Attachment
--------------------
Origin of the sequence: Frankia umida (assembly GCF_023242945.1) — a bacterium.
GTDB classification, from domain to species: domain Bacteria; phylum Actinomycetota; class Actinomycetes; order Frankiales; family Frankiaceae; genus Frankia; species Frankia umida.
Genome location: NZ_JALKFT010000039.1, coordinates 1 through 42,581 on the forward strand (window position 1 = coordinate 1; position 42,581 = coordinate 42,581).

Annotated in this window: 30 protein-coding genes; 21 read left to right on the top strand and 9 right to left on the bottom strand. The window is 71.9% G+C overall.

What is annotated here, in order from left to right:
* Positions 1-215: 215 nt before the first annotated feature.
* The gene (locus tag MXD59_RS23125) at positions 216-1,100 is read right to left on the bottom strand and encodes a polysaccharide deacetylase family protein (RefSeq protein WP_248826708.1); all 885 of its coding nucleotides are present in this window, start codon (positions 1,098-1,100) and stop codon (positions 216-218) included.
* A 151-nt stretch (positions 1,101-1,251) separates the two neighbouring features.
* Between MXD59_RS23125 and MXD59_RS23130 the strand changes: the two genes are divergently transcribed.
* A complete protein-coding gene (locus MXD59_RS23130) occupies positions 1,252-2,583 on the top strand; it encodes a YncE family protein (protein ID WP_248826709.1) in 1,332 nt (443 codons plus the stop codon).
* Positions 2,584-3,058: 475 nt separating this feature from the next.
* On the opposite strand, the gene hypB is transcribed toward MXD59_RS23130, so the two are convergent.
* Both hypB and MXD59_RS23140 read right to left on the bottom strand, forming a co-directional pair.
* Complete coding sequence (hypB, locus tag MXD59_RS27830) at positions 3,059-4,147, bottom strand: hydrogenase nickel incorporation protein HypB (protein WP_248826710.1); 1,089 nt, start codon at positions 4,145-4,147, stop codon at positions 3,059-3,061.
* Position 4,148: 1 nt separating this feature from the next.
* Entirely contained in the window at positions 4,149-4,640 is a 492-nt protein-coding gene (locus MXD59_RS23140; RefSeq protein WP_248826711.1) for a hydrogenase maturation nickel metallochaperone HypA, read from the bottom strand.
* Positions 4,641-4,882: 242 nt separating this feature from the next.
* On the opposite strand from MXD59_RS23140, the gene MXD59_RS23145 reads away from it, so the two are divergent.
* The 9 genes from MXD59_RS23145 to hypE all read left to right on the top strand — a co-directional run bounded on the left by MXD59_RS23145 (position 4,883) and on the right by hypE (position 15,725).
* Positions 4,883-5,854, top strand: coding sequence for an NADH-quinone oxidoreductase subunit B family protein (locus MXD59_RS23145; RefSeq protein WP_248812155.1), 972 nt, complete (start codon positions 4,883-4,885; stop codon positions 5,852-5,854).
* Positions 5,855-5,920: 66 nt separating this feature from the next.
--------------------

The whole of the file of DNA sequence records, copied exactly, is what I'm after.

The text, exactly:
Origin of the sequence: Frankia umida (assembly GCF_023242945.1) — a bacterium.
GTDB classification, from domain to species: domain Bacteria; phylum Actinomycetota; class Actinomycetes; order Frankiales; family Frankiaceae; genus Frankia; species Frankia umida.
Genome location: NZ_JALKFT010000039.1, coordinates 1 through 42,581 on the forward strand (window position 1 = coordinate 1; position 42,581 = coordinate 42,581).

Annotated in this window: 30 protein-coding genes; 21 read left to right on the top strand and 9 right to left on the bottom strand. The window is 71.9% G+C overall.

What is annotated here, in order from left to right:
* Positions 1-215: 215 nt before the first annotated feature.
* The gene (locus tag MXD59_RS23125) at positions 216-1,100 is read right to left on the bottom strand and encodes a polysaccharide deacetylase family protein (RefSeq protein WP_248826708.1); all 885 of its coding nucleotides are present in this window, start codon (positions 1,098-1,100) and stop codon (positions 216-218) included.
* A 151-nt stretch (positions 1,101-1,251) separates the two neighbouring features.
* Between MXD59_RS23125 and MXD59_RS23130 the strand changes: the two genes are divergently transcribed.
* A complete protein-coding gene (locus MXD59_RS23130) occupies positions 1,252-2,583 on the top strand; it encodes a YncE family protein (protein ID WP_248826709.1) in 1,332 nt (443 codons plus the stop codon).
* Positions 2,584-3,058: 475 nt separating this feature from the next.
* On the opposite strand, the gene hypB is transcribed toward MXD59_RS23130, so the two are convergent.
* Both hypB and MXD59_RS23140 read right to left on the bottom strand, forming a co-directional pair.
* Complete coding sequence (hypB, locus tag MXD59_RS27830) at positions 3,059-4,147, bottom strand: hydrogenase nickel incorporation protein HypB (protein WP_248826710.1); 1,089 nt, start codon at positions 4,145-4,147, stop codon at positions 3,059-3,061.
* Position 4,148: 1 nt separating this feature from the next.
* Entirely contained in the window at positions 4,149-4,640 is a 492-nt protein-coding gene (locus MXD59_RS23140; RefSeq protein WP_248826711.1) for a hydrogenase maturation nickel metallochaperone HypA, read from the bottom strand.
* Positions 4,641-4,882: 242 nt separating this feature from the next.
* On the opposite strand from MXD59_RS23140, the gene MXD59_RS23145 reads away from it, so the two are divergent.
* The 9 genes from MXD59_RS23145 to hypE all read left to right on the top strand — a co-directional run bounded on the left by MXD59_RS23145 (position 4,883) and on the right by hypE (position 15,725).
* Positions 4,883-5,854, top strand: coding sequence for an NADH-quinone oxidoreductase subunit B family protein (locus MXD59_RS23145; RefSeq protein WP_248812155.1), 972 nt, complete (start codon positions 4,883-4,885; stop codon positions 5,852-5,854).
* Positions 5,855-5,920: 66 nt separating this feature from the next.